They will also ensure they do not face tougher regulations than European rivals.
Many international banks in London are trying to decide where to shift operations to maintain access to the European Union's single market after Britain leaves the EU.
There is fierce competition between Paris, Frankfurt and other European cities to woo the banks based in the City of London financial centre and some have already announced plans to move staff.
Until now, Paris' rivals, including Frankfurt, Dublin and Luxembourg, have been making the headlines as the locations banks, insurers and asset managers have chosen to open new hubs.
Prime Minister Edouard Philippe said the government would scrap the highest bracket of payroll tax for firms like banks that do not pay VAT, cancel a planned extension of tax on share trading. It would also make sure that bankers' bonuses are no longer taken into account when labour courts decide on unfair dismissal compensation.
"Promoting the financial attractiveness of Paris, is promoting France's economic attractiveness," Philippe said. "Every banker, every trader ... who settles in Paris triggers the creation of other jobs."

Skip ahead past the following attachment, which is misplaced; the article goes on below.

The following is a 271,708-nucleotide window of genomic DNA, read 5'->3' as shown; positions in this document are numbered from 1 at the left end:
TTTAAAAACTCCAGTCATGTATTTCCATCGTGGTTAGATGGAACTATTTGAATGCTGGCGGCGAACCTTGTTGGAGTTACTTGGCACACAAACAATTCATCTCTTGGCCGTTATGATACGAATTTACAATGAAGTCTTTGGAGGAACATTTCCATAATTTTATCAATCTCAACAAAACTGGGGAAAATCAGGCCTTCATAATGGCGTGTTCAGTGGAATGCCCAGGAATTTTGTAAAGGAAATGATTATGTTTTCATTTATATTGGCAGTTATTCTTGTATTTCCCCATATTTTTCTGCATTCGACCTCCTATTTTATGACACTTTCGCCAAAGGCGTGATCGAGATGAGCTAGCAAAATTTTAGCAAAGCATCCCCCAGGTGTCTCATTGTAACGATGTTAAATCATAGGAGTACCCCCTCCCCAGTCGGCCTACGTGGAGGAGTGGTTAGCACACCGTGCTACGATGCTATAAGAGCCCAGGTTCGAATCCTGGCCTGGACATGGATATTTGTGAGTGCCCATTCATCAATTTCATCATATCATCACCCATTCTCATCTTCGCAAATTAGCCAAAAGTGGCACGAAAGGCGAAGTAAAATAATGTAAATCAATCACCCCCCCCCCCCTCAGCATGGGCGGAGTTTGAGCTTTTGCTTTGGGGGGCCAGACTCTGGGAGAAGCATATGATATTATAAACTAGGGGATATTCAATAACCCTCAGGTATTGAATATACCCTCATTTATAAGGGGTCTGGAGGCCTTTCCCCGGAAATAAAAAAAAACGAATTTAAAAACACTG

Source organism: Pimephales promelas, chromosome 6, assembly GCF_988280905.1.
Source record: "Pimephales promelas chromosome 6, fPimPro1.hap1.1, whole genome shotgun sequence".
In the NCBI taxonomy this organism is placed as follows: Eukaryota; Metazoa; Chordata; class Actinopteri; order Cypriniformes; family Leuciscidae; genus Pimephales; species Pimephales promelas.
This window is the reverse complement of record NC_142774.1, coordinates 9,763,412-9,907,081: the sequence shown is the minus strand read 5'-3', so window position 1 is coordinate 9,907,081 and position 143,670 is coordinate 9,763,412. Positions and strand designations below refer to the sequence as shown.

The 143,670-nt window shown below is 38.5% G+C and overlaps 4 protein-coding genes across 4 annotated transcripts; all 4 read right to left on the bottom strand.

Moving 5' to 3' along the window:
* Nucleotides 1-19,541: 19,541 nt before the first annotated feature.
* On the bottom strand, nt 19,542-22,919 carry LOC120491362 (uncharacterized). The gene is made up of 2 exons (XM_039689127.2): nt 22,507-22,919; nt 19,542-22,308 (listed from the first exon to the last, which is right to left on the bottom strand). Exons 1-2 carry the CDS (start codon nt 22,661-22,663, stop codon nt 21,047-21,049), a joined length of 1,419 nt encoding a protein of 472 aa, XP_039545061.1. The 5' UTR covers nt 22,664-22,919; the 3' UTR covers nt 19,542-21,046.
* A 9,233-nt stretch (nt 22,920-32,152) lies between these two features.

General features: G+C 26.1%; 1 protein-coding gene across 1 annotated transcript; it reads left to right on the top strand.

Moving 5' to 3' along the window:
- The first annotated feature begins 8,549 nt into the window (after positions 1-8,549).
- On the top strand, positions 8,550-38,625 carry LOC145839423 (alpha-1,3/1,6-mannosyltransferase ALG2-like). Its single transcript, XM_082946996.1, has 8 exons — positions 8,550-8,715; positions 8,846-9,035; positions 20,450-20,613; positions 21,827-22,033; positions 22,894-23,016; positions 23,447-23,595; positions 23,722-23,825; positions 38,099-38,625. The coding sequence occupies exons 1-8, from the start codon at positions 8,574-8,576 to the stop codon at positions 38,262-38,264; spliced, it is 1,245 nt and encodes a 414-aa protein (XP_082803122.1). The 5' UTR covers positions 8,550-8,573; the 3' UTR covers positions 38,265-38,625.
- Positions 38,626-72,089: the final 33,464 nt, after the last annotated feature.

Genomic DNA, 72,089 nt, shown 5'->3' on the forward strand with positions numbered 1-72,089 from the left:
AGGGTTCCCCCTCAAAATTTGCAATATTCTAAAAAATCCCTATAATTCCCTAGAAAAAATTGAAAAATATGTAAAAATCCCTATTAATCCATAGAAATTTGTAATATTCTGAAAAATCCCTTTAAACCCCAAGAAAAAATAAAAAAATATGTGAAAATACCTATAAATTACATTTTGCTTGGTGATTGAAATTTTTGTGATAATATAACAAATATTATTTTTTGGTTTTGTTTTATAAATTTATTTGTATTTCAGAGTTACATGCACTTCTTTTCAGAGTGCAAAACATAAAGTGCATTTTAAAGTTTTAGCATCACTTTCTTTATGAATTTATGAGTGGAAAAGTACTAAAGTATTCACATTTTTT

The payroll tax France charges banks and some other sectors such as real estate and healthcare is a charge that companies pay on each salaried employee. It is not levied in most other European countries.
Tax was a big concern for London bankers at a roadshow organised by a French finance industry lobby in February this year to promote Paris as a financial centre.
Germany is also looking at making it easier to hire and fire senior bankers in a relaxation of its labour laws to help to attract financial firms to Frankfurt after Brexit.
Philippe also pledged to review and change on a case-by-case basis the way EU financial regulations are transposed into French law.
"The French law has sometimes opted for overregulation when the European standards for the financial sectors were transposed," a document published by Philippe's office said.
"This could have had imposed additional burden on businesses, compared to European rivals."
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